The Arctic Is A New Battleground

As the ice melts, the world’s powers fight to secure power in the world’s most valuable trade routes.

Melting Arctic ice
Image by David Mark from Pixabay.

In late 2019, it emerged that the President of the United States had floated the idea of buying Greenland to the Danish premier.

Needless to say, very few people actually took the proposal seriously, even less seemed to consider, just why would an American President want to buy Greenland?

The US, of course, does have precedent for the purchase of northern territories to secure areas of interest to American power. Alaska, for instance, was purchased from the Russian empire in the mid-1800’s for 7.2 million dollars (121 million in today’s money).

One of the key motivations for that purchase was so the United States could gain a dominant position in the North Pacific and another means of entry into British Canada should war between the fledgling United States and the British resume.

The fact that Alaska then turned out to be rich with gold and, later on, with oil which helped spur American economic development was only a happy bonus.

Firstly, the obvious point is that Greenland is rich in resources which will play a key role in the global economy of the 21st century.

Uranium, needed as a stop-gap for the transition to a post-carbon world order, is plentiful within the territory, alongside a slew of valuable metals used in industrial manufacturing, such as zinc, copper and bauxite.

However, the major prize is so-called “Rare-Earth elements.”

The global quantity of these elements is frustratingly small yet they are vital for the construction and building of advanced computer chips, used in everything from next-generation smartphones to advanced weapon systems.

Fate happens to have placed the vast majority of these minerals in China, a rival to US power who has threatened to use their dominance over rare-earth elements as a form of economic warfare against Washington. The next largest identified sources exist in Afghanistan, a country with no functioning state, and throughout the central Asia steppes, countries within the Russian sphere of influence.

The United States desperately needs another source of these minerals if it is to continue it’s technological dominance throughout the incoming industrial revolution.

At present, most of Greenland’s resources are hard to access owing to it’s rugged topography, however it is inevitable that mining technology will advance. American elites are betting that when this happens, much of the valuable resources under the surface of Greenland will become available and when they do it had better be in their hands and not that of a rival.

This mineral wealth is important, but like Alaska, the real reason for US interest in the province is to do with it’s access to the Northern (and receding ice) of the Arctic.

Trump made his money in real estate and a key aspect of what makes land valuable is its geographical proximity to key infrastructure. In the context of geopolitics, key infrastructure is trade routes and the areas through which resources of global economic importance, such as industrial metals and fuel, are transported. The United States depends upon sea-lanes for it’s global dominance, and climate change is birthing new and valuable routes of trade.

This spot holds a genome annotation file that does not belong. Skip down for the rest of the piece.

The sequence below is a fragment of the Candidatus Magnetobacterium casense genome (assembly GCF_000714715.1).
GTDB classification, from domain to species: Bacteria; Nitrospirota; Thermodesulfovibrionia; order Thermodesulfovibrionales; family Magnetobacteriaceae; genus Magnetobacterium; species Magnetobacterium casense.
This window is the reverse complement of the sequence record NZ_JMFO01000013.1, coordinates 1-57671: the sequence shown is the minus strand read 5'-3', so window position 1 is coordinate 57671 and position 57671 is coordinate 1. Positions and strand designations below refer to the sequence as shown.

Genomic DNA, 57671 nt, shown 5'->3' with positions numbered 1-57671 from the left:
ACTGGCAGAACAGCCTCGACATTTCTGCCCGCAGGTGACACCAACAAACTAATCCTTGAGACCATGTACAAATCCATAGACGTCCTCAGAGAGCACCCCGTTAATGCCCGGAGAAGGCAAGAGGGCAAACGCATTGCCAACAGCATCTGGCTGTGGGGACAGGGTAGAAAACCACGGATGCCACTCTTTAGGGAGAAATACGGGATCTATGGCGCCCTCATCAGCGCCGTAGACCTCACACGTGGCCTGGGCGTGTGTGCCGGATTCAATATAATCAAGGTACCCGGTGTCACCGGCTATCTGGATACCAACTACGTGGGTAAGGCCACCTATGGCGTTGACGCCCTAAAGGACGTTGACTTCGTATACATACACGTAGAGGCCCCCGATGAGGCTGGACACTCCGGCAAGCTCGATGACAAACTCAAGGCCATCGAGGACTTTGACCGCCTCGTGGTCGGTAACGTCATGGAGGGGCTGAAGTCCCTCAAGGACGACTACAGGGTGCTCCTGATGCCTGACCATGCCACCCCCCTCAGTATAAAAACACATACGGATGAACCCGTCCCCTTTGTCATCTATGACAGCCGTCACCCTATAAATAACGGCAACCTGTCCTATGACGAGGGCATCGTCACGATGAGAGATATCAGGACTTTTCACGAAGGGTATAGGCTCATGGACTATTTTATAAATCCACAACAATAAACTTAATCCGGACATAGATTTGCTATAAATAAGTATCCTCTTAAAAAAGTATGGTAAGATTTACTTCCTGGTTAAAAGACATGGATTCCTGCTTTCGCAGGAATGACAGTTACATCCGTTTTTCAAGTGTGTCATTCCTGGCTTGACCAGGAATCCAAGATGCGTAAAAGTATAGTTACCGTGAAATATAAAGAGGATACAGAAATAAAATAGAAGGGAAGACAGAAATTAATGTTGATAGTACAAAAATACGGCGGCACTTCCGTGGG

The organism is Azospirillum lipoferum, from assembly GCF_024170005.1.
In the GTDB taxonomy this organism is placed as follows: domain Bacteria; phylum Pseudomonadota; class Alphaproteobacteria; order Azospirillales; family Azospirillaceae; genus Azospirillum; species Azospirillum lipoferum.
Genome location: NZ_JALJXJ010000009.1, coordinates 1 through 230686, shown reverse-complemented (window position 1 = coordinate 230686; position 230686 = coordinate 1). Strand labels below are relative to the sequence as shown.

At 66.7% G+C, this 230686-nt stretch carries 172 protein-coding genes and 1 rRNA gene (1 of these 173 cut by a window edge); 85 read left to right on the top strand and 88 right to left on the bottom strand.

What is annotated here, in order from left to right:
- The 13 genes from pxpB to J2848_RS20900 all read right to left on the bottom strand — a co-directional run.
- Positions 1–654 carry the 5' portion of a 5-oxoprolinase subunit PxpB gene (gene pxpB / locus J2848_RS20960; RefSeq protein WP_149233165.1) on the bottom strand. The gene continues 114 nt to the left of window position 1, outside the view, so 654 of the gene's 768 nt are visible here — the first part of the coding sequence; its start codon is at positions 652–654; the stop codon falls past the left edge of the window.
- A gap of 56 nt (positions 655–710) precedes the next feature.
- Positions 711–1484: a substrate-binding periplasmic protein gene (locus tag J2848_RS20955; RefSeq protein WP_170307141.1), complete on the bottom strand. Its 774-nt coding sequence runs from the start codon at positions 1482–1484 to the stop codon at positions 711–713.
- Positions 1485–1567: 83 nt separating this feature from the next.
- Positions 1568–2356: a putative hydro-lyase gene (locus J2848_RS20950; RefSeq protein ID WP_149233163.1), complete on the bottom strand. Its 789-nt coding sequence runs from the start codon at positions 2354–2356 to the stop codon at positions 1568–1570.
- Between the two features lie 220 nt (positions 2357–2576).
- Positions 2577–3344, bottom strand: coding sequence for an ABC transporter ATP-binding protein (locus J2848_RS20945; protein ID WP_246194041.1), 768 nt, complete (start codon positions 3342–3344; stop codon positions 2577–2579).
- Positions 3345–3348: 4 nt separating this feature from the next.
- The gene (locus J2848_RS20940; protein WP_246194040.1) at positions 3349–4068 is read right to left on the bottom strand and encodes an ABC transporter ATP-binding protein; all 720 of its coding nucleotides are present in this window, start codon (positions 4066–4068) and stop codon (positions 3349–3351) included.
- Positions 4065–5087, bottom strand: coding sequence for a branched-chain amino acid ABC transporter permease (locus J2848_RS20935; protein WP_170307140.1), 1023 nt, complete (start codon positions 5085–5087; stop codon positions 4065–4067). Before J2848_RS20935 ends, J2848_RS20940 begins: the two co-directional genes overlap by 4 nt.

Global warming means that the arctic is melting at a rate of 13% every decade. While the entirety of Arctic ice won’t vanish for a very long time, it will be substantially reduced. Areas in which continental ice has previously been too thick to smash through with ice-breaker ship technology can now be accessed and this could lead to a network of waterways emerging across the ice-sheet which will form the routes for shipping conveys.

The current key choke-points of global trade are man-made canals such as the Suez Canal in Egypt which is estimated to reduce travel time for shipping which would be forced to go around the southern tip over Africa into only 13 hours. The Panama Canal on the Central American isthmus is just as time saving.

Efficient travel is vital in a global economy which runs on ‘just-in-time’ manufacturing model and countries which can exercise influence over who can use these points (for instance, by denying access to ships with certain flags or registration plates) will find themselves in a powerful position.

The Great Game was a series of moves with which the Russian and British empires competed for influence within the hinterland of Eurasia throughout the 18th century. The players change but the game doesn’t, the drive to secure power and influence over rivals has remained just as key to modern geopolitics as it was back then, and will remain a part of the human experience long into the future.

A fifth of Russia’s Eurasian territory reaches into the receding Arctic. Image from eurasiangeopolitics.

In this iteration, the status quo power of the US finds itself facing a Russia determined to take back the power which was lost at the end of the Cold War.

Putin has made it clear that he considers climate change an opportunity for Russia to benefit at the expense of it’s rivals. It is also true that of all major powers, Russia is probably the nation which is least adversely affected by, and may even gain some advantages from, climate change.